The stress-releasable means 42 can take various forms, but when interconnected, the strap to which they are connected is converted into a substantially endless member adapted to encircle the neck portion of the animal as shown in FIG. 1. The stress-releasable means, as best shown in FIG. 5, includes cooperative components 44, 46 carried by the inner surface of strap 36 which are interlockingly engageable with each other. When interlockingly engaged, they are effective to resist separation upon application of a longitudinal tensile force therebetween generally along the length of the strap and endless member formed thereby until the magnitude of such tensile force approximates a predetermined value. When such force value is reached, separation or rupturing of the interconnected portions occurs.

In FIG. 5, the cooperative components 44, 46 forming the stress-releasable means 42 are shown mounted on the inner surface of strap 36. When the cooperative component 46 is folded over and engaged with the cooperative component 44, the cooperative components resist separation when a longitudinal tensile force is applied therebetween, until such force approaches some predetermined value; however, they are readily separated upon application of a transverse force thereto tending to peel one of the components from the other. More particularly in this respect, if the free end of the strap 36 is grasped at its extremity, and is pulled downwardly toward buckle 32 so as to be peeled from the cooperative component 44, the components 44 and 46 separate with considerable ease, for example, with a pull of just a few pounds. Although the magnitude of the force required to separate the components 44 and 46 by application of a longitudinal tensile force thereto may be varied considerably depending upon requirements, a force value of about 25 pounds is considered optimum for a halter used for a grown horse.

The stress-releasable means 42 comprising the cooperative components 44 and 46 constitutes two strips of material secured to the inner surface of strap 36 so as to be disposed in contiguous facing juxtaposition when the end of strap 36 is folded back on itself to form the endless neck encircling strap. Such strips of material are flexible and non-metallic, cannot injure or cause discomfort to the animal, and the cooperative components comprising the same are readily used and manipulated.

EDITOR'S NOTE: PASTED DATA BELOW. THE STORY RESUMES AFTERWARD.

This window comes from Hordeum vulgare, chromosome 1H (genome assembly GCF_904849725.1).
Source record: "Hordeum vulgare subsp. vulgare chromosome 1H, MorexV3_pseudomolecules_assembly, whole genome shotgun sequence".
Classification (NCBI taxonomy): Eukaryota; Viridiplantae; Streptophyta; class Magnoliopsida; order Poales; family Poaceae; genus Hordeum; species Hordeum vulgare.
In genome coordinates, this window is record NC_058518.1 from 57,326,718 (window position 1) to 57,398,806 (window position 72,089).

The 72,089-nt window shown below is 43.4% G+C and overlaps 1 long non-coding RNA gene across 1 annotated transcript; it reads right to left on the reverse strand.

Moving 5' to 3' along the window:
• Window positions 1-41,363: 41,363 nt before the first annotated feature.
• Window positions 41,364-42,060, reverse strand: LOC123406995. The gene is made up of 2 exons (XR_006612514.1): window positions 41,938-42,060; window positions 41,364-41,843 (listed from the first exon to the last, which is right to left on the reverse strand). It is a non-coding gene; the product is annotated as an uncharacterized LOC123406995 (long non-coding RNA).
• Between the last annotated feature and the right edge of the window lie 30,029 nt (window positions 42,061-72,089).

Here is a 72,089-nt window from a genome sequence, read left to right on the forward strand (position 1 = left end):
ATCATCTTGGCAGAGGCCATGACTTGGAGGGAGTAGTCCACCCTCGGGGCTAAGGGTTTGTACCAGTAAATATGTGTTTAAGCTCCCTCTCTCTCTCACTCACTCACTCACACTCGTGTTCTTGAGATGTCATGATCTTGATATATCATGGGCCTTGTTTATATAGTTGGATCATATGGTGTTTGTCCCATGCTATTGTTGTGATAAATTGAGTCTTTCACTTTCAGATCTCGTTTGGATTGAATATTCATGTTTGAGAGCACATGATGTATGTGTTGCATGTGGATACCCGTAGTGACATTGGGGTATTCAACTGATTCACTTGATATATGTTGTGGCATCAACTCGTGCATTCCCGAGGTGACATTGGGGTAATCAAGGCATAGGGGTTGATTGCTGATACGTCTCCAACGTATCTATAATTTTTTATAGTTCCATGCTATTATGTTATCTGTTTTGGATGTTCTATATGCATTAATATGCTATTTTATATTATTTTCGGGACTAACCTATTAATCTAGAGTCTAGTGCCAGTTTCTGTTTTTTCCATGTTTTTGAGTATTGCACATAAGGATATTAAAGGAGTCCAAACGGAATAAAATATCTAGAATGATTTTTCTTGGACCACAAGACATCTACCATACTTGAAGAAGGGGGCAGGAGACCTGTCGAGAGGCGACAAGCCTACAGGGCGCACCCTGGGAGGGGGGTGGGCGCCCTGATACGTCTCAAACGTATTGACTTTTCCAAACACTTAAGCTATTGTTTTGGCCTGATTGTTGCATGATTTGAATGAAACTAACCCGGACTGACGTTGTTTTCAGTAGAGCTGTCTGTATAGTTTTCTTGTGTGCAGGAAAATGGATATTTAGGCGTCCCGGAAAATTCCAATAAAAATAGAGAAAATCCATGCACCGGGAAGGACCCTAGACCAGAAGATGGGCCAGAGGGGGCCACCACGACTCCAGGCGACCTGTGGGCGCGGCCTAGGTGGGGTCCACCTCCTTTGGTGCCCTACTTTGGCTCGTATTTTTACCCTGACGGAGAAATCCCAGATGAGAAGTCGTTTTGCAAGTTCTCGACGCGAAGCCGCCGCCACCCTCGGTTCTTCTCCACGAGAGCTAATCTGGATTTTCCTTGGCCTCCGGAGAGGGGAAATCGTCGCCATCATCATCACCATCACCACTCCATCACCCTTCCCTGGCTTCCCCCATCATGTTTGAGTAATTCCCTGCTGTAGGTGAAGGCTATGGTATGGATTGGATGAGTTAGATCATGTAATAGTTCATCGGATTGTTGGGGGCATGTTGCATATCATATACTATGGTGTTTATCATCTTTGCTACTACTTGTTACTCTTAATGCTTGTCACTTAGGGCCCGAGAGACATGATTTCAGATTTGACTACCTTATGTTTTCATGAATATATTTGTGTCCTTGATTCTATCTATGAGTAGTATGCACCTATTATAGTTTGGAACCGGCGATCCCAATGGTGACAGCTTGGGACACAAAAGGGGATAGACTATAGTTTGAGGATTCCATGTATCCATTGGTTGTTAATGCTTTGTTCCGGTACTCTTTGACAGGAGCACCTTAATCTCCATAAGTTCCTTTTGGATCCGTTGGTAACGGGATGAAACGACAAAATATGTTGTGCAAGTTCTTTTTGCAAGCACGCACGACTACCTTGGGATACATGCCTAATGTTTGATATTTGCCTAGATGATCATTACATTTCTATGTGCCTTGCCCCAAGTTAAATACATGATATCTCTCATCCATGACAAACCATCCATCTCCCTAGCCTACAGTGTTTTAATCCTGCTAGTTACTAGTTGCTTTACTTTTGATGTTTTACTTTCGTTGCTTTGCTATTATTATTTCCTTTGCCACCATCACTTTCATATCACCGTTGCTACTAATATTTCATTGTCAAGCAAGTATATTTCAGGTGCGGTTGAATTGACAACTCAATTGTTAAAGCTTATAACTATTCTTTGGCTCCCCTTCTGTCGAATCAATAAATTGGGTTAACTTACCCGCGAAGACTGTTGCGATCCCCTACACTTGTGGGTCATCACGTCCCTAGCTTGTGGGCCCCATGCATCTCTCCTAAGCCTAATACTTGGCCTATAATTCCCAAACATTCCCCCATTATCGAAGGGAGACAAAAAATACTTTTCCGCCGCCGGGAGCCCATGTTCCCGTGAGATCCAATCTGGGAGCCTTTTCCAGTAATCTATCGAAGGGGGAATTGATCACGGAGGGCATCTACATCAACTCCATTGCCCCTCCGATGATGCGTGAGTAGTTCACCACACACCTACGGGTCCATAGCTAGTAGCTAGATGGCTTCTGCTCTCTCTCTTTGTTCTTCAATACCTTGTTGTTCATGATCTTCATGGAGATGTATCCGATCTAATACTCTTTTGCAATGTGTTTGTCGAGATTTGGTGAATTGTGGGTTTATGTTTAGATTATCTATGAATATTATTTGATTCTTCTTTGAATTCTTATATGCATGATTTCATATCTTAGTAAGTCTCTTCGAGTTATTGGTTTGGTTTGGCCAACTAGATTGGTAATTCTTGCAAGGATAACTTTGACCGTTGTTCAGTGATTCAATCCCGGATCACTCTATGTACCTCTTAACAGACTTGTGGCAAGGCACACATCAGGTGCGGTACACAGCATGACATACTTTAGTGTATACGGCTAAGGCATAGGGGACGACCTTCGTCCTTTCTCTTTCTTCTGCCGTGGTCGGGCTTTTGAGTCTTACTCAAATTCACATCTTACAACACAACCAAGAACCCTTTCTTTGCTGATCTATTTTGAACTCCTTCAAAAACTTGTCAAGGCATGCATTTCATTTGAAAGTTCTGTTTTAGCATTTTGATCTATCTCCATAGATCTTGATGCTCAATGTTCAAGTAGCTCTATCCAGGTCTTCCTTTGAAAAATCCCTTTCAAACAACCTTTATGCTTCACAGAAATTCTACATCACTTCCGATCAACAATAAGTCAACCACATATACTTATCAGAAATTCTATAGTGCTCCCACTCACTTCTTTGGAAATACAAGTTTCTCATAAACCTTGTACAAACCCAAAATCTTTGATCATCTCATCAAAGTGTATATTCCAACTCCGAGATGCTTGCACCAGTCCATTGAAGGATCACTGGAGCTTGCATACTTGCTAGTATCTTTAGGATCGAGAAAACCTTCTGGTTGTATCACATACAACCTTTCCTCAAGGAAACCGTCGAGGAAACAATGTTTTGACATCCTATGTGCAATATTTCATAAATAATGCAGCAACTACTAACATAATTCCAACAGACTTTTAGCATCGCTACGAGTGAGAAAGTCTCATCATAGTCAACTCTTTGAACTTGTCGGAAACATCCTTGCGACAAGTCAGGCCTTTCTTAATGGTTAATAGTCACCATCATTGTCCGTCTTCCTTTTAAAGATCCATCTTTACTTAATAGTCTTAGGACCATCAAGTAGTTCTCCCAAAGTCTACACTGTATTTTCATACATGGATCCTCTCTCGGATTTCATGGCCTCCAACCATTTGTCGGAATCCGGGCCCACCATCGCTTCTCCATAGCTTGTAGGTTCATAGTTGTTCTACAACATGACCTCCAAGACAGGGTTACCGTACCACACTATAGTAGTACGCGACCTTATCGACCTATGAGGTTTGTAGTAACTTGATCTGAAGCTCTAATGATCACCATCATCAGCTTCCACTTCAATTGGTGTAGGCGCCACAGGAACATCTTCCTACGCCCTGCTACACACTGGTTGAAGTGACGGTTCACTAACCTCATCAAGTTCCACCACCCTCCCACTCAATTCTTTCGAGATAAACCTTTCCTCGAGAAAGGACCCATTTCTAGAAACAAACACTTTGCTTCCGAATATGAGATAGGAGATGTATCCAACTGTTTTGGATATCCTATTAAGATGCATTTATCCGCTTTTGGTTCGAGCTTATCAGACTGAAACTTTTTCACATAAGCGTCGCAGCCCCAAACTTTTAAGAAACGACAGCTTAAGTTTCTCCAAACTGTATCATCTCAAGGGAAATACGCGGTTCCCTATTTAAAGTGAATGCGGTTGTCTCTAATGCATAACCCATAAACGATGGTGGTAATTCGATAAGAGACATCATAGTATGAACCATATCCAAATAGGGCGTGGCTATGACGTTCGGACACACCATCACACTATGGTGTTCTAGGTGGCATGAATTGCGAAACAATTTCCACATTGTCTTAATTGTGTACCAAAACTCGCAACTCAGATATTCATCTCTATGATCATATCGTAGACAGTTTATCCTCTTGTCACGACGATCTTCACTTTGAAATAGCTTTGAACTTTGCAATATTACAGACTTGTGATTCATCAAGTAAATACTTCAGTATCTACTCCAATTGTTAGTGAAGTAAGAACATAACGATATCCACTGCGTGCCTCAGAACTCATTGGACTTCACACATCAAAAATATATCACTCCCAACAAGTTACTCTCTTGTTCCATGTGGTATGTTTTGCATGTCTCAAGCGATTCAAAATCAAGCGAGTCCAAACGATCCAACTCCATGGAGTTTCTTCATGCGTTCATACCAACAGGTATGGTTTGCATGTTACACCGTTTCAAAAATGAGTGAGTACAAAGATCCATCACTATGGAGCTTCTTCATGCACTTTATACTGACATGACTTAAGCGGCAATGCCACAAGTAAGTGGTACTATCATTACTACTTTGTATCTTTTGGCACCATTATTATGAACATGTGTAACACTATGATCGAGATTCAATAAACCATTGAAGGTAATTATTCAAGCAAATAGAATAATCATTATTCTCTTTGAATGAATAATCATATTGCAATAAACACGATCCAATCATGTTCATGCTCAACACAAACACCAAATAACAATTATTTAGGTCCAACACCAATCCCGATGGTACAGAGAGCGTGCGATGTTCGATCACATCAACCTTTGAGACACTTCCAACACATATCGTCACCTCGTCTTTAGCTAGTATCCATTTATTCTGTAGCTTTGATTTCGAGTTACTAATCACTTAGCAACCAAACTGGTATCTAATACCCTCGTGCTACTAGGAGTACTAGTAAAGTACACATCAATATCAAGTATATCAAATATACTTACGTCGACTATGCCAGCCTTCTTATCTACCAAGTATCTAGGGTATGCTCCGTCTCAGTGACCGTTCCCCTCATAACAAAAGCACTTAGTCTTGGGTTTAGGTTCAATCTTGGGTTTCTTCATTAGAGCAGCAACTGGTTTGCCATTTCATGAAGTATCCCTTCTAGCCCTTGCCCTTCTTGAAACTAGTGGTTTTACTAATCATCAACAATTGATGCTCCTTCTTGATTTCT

Referring to FIG. 5 in particular, it will be seen that the component 44 and strip of material comprised thereby includes a relatively thin backing sheet 48 secured to strap 36 in any suitable manner as by means of being stitched, stapled, adhesively, or otherwise fixed along one surface thereof in longitudinal disposition with respect thereto. The component 44 further has a facing 50 attached to the backing sheet and the facing constitutes a fibrous mass of relatively high pile nap defining a myriad of looped soft fibers. The component 46 similarly includes a backing sheet 52 fixedly attached to strap 36 in longitudinally extending relation therealong, and projecting from the exposed face of the backing sheet are ordered rows of stiff needle-like hooked shaped locking fingers 54 that are turned laterally at their outer ends so as to interlockingly engage the fibrous mass forming the facing 50 of component 44 when the components 44 and 46 are pressed together. Stress-releasable means having the characteristics described is sold in retail outlets under the name "Velcro."

When it is desired to non-releasably fasten the halter around the head and the portion of the neck of an animal, the catch of buckle 32 is engaged with a selected pair of holes or openings in straps 36 and 38. The halter 10 is then placed upon the horse in the customary manner by engaging the fastener 26 with ring 19 and slipping the nose strap 11 over the muzzle of the horse. Should it be either necessary or desirable to adjust the tightness of the neck strap 20 with respect to the horse, the selected pair of holes or openings in straps 36, 38 engaged by buckle 32 is varied. The halter is then used in the ordinary manner to lead, train or tie the animal without risk of unexpected release of the halter.